Episode Two:

If someone had told me twenty years ago that there would be such an entity as a generic bass sound I'd have laughed so hard I'd be thought to be daft. Today I'm definitely not laughing. Consider this: Why do some bassists, mostly young, who eschew any amplification, and who only play in front of microphones in concert or on recordings, all sound alike, but most of the "older" guys, including yours truly, have our own instantly identifiable personal sound whether we use microphones, electronic pick-ups, amplifiers, direct-boxes or any combination thereof. I mean, come on, if one hears Ron Carter or Cecil McBee or George Mraz or Rufus Reid or Buster Williams or ........(I think you now know what I mean here!) in a blind test one can identify the bass player in two, maybe three notes, huh? The development and growth of an artist's vision in whatever medium is the foundation for the birth and subsequent evolution of that art form. Central to that idea, of course is the notion that the dancer, the writer, the musician, the painter attempts to illuminate his/her corner of reality. In this process of creation an artist is busy being "used by the Muse" to the medium's ends; i.e. creative impulses in the medium are realized by singularly individual contributions to that art form. The so-called styles of literature, music, painting, dance, sculpture, etc. are merely manifestations and collections of these illuminations of "reality" left to inspire and enlighten humankind, if you catch my drift. The artist, hopefully, stays true to his/her personal vision as further insights and illuminations are developed during that artist's lifetime. The key here I think, is that it is imperative that an artist create and nurture a personal voice to add to the many other voices that are the history of any of the Arts. And in that spirit I say: Bassists (and everybody else) go get your own sound!!! Definitely food for further thought, methinks.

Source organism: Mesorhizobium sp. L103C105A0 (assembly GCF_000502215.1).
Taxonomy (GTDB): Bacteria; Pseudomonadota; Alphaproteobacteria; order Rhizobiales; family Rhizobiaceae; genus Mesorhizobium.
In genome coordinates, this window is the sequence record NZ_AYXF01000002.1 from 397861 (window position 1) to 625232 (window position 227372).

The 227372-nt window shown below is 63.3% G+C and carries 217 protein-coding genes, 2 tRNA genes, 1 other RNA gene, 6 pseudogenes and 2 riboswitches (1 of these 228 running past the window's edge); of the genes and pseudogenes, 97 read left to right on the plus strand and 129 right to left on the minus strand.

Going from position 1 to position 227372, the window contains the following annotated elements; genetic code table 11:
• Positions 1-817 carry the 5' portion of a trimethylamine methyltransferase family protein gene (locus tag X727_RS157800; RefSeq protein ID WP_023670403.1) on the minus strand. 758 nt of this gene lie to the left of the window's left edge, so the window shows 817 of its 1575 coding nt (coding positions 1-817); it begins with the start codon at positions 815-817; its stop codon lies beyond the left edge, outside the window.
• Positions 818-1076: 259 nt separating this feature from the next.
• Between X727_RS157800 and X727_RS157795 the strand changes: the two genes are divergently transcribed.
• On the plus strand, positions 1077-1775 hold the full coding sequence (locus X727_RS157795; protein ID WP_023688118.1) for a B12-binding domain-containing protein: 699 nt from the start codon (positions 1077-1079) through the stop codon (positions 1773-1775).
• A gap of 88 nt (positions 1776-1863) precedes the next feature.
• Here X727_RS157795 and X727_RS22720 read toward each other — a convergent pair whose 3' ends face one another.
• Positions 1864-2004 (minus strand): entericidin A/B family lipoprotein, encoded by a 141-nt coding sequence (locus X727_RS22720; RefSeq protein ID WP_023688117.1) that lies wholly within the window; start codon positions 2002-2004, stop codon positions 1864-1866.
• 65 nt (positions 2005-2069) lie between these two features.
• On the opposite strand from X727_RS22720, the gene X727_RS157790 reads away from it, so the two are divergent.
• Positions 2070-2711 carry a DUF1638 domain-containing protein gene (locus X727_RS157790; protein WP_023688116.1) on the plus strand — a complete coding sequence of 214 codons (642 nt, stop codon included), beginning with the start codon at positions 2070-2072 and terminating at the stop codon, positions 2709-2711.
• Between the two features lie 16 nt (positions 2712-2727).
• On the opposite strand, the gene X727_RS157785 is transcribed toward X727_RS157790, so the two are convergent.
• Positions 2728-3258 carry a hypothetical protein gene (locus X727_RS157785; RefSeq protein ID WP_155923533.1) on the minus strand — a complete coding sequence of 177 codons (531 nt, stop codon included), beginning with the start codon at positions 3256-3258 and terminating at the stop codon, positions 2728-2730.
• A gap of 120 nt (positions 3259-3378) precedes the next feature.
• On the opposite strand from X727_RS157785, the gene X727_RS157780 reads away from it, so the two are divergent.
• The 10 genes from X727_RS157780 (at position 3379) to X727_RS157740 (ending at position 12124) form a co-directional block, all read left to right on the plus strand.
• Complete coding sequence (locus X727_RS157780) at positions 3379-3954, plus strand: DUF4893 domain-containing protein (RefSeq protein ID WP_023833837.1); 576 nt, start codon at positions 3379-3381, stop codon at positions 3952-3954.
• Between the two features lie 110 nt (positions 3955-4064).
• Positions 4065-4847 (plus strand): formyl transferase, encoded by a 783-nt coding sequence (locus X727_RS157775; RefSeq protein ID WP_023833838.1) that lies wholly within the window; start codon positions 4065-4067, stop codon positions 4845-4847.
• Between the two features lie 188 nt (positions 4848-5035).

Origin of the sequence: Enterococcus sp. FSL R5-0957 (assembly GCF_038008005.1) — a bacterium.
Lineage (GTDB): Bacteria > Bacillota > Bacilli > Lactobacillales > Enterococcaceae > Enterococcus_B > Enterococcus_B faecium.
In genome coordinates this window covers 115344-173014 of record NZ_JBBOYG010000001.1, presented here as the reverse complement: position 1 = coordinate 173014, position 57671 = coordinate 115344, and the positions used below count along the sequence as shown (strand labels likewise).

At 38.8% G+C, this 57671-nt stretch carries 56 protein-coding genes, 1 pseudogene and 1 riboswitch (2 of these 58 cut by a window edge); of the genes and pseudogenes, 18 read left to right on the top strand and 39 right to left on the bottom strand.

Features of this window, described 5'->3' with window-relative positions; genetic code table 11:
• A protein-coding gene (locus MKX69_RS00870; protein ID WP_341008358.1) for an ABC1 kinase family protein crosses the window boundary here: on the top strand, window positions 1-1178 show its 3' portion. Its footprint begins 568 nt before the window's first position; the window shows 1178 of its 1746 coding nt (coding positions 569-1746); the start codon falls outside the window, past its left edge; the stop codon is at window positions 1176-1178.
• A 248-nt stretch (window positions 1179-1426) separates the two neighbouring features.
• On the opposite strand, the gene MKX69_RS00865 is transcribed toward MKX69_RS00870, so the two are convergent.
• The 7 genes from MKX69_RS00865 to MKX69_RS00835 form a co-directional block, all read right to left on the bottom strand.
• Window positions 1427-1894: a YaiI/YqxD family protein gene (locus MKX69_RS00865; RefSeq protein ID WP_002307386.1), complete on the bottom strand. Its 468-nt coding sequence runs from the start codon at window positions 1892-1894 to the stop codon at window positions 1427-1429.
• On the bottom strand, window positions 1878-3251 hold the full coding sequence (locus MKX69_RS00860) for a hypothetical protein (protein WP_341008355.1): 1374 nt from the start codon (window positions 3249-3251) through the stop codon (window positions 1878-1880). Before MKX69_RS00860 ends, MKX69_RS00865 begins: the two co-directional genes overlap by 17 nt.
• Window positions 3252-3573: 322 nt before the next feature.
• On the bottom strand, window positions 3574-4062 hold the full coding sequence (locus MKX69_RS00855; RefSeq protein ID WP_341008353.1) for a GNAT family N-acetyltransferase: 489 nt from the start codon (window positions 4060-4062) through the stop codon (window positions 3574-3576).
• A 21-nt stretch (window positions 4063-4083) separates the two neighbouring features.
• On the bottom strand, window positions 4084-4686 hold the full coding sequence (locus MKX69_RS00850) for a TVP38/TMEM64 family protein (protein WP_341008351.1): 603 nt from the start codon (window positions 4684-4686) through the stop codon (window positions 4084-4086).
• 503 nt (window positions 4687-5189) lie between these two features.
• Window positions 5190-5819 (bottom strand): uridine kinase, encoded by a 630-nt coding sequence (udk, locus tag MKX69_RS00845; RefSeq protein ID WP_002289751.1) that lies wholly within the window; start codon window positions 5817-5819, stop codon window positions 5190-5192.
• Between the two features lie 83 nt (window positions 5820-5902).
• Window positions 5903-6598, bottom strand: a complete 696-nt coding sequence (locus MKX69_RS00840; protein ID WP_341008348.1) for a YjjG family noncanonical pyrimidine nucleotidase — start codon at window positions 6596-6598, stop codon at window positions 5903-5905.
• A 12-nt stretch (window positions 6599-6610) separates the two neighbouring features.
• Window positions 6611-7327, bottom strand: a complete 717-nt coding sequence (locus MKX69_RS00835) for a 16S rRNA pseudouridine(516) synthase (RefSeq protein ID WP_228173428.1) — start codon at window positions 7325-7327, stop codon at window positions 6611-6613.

Curious isn't it how one tenet of the conventional wisdom in today's jazz world seems to be to de-emphasize one of the strongest and most enduringly timeless qualities of this music; the unique personal voice of each jazz artist. It has never mattered whether one was a leader or a sideperson as an issue of development of any artist's personality. It was a given that any jazz musician was not only trying to be the best that he/she could be, but understood right from jump street that one had to find and develop "your own sound." At least that's what the "old timers" used to tell us young bloods. They would tell us to go "Straight ahead and strive for tone" for that very reason. For saxophonists, trumpeters, pianists, bassists, drummers, vocalists, for everybody, one major component, if fact, for more than a few, the major component of an artist's game was his/her sound. I mean, can you imagine Miles or Trane or Bird or Sassy or Lady Day playing the same notes that we've all come to know and love without their own personal sound? How many times have we all been able to know almost instantly (usually within a couple of notes) who artists were on a recording. Not so easy when you listen to most of the current batch of newly recorded product, huh? Definitely food for further thought, me thinks.

The Bulldog